June 30th, 2020
As Jesus the Liberator enters our 25th year, we have been practicing the African parable of Sankofa – looking back to move forward. Therefore, we have been putting our archives in order and have completed our 3rd book, which contains organizational history.
In September of 2018, we presented at the Prison Abolition Conference at Canisius College. The abolition of prisons is similar to the current national discussions of abolition or defunding of the police. It is not a scary or fearful idea. It is a way of re-conceiving community and individual safety. It is also a theological discussion of crime and punishment.
Within our re-conception, we wrote in the abstract for the presentation that “we have emphasized personal narratives of liberation, Liberation Theology, African American Theology, Feminist/Womanist Theology, meditation techniques of the East and West, creative writing and restorative justice, among others.”
These knowledge streams help to form a Prison Theology and can also help to form a re-conception of policing in our nation. In making this claim, we see a place for theology, the church and ritual in the healing of police/prison brutality and its underlying reality of racism.
June 25th, 2020
Before the American civil war, slaves were considered property (Dred Scott et. all). In the 21st century, prison inmates are considered property of the state. Law and order politicians are concerned about property rights of property owners. Many law and order politicians speak about an ownership society.
There can be no slavery or private property if everything is held in common, as mentioned within the Book of Acts 4:32. No individual can own another individual, and so no individual is property. Christian consciousness, common and collective caretaking, and the spiritual dignity of each individual abolish slavery. The abolition of slavery necessitates the abolition of the prison and police system as it is currently practiced and conceived followed by the reconstruction and restoration of a just way of being and sustaining peace.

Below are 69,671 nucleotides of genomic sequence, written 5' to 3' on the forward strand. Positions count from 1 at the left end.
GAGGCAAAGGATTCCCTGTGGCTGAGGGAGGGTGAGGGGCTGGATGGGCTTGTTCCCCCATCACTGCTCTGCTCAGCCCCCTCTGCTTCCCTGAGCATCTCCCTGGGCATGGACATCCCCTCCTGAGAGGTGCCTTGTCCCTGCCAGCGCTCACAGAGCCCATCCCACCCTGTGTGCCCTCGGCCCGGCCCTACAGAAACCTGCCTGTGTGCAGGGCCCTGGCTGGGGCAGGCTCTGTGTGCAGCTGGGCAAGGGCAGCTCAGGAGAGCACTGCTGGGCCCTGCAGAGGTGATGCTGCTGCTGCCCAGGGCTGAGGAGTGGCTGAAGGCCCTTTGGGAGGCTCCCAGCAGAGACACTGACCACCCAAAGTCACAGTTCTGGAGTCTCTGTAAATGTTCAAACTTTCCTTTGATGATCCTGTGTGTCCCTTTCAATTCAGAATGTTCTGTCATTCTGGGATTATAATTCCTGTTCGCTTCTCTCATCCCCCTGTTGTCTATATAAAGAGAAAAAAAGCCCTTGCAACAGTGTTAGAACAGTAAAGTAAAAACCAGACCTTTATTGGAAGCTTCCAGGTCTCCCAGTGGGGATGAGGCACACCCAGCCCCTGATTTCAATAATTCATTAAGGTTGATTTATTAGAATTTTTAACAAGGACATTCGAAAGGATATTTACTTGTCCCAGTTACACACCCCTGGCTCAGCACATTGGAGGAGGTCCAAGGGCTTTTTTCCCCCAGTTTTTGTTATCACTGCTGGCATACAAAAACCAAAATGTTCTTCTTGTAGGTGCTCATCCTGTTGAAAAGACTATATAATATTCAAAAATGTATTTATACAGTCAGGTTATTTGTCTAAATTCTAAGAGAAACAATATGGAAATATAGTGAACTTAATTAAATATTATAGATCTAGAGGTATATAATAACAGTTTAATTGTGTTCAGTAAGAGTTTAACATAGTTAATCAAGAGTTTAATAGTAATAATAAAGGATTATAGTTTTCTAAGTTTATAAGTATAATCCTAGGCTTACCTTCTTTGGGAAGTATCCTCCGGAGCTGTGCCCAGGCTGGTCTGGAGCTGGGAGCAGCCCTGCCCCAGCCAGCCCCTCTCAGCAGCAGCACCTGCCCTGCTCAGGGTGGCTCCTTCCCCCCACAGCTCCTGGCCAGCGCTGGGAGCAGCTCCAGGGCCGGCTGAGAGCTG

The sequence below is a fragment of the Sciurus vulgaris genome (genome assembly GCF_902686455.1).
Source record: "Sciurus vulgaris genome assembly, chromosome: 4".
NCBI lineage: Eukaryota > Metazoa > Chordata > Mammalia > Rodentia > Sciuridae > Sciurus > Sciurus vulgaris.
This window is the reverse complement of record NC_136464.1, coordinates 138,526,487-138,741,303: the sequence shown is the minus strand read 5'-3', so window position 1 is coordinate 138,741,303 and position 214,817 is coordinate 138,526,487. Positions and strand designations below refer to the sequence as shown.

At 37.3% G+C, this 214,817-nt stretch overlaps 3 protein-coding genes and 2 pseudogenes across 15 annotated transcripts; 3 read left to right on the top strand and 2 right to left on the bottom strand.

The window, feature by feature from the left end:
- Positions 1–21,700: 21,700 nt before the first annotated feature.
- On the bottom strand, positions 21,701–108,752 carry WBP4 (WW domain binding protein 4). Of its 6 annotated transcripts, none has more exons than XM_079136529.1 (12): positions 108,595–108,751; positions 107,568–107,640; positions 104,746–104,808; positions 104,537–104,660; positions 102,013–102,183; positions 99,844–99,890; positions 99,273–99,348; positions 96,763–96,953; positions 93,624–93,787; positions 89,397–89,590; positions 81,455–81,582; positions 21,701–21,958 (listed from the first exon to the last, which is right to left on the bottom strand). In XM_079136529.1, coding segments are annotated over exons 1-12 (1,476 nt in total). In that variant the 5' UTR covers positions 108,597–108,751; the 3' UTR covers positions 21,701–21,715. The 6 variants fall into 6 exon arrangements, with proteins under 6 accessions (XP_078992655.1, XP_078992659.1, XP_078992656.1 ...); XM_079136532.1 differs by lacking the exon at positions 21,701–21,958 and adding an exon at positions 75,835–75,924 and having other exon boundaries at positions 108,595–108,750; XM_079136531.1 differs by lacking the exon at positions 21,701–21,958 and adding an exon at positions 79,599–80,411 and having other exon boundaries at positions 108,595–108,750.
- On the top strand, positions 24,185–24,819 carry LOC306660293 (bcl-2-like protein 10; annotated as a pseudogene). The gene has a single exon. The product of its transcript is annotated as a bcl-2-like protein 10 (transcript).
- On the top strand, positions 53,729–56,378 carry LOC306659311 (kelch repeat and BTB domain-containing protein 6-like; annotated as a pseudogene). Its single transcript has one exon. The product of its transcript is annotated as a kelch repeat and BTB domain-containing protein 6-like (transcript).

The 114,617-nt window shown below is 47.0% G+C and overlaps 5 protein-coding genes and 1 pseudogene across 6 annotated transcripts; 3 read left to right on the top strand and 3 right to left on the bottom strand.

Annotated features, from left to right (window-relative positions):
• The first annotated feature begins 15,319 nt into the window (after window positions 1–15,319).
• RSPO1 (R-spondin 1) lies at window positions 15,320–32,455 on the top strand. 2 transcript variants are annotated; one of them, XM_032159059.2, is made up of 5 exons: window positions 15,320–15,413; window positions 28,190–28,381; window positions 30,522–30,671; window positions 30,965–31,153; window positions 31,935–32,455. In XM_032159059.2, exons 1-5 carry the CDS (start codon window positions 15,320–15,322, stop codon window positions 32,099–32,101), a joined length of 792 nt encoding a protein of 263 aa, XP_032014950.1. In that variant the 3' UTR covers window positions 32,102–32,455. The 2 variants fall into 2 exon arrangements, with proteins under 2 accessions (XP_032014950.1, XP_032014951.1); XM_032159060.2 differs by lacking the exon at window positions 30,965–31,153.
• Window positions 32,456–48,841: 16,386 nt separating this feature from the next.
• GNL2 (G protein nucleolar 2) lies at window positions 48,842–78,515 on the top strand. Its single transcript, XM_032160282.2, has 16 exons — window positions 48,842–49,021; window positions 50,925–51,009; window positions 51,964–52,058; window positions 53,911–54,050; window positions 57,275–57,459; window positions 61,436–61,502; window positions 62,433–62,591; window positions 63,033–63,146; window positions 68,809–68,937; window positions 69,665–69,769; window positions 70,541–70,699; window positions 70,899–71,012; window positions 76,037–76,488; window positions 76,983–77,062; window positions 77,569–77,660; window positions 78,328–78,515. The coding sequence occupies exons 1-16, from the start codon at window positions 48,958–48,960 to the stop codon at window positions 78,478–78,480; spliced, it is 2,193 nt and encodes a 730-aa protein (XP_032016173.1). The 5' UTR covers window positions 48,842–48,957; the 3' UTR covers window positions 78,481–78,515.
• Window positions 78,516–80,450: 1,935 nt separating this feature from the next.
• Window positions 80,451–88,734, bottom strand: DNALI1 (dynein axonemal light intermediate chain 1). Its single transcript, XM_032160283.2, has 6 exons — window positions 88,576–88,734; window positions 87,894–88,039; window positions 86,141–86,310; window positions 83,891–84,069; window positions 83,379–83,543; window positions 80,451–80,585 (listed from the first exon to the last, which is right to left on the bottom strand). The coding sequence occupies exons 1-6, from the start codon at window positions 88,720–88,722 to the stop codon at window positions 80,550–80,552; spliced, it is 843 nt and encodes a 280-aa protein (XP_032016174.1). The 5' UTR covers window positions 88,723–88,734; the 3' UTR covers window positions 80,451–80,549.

At Jesus the Liberator, we believe in the inherent spiritual freedom within each individual. By facilitating that freedom within people considered property of the state, we are simultaneously helping to bring about a spiritual freedom within the property owners in society.
June 17th, 2020
We are witnessing quick and profound shifts in the long struggle for equality and justice, spearheaded by Black Lives Matter. The voice of the street is informing cultural values and political and legal structures. We are clearly seeing the connections between the military, police and prisons – all implements of a slaveholding societal overlord.
One way in which Jesus the Liberator has addressed this is by creating a space within the minds of prison inmates for freedom of thought. In a world of domination, we offered Christian servitude to the servants and said “no matter what you did, we love and support you and here are some books to think about it and here are people willing to respond to your inquiries.”
Inquires led to study and writing of papers and a completion of a curriculum. That coursework was sometimes transferred to Empire State College to be accredited. Some of our initial monetary support was from the New York State VESID grant, the Equal Opportunity Center (EOC) and the Department of Education. And so, we gave support and education to many victims of the slaveholders, and we used institutions within the society of slaveholders to do so. This helped to humanize these institutions and also prioritized a vulnerable population. The key to this was the relationship between Christians willing to serve inmates and build a culture and concept collaboratively.
We have been working to show that transformative consciousness begins from the grassroots and from those who have liberated themselves. A Prison Theology originating with descendents of slaves is transforming individuals and slaveholding institutions within the society.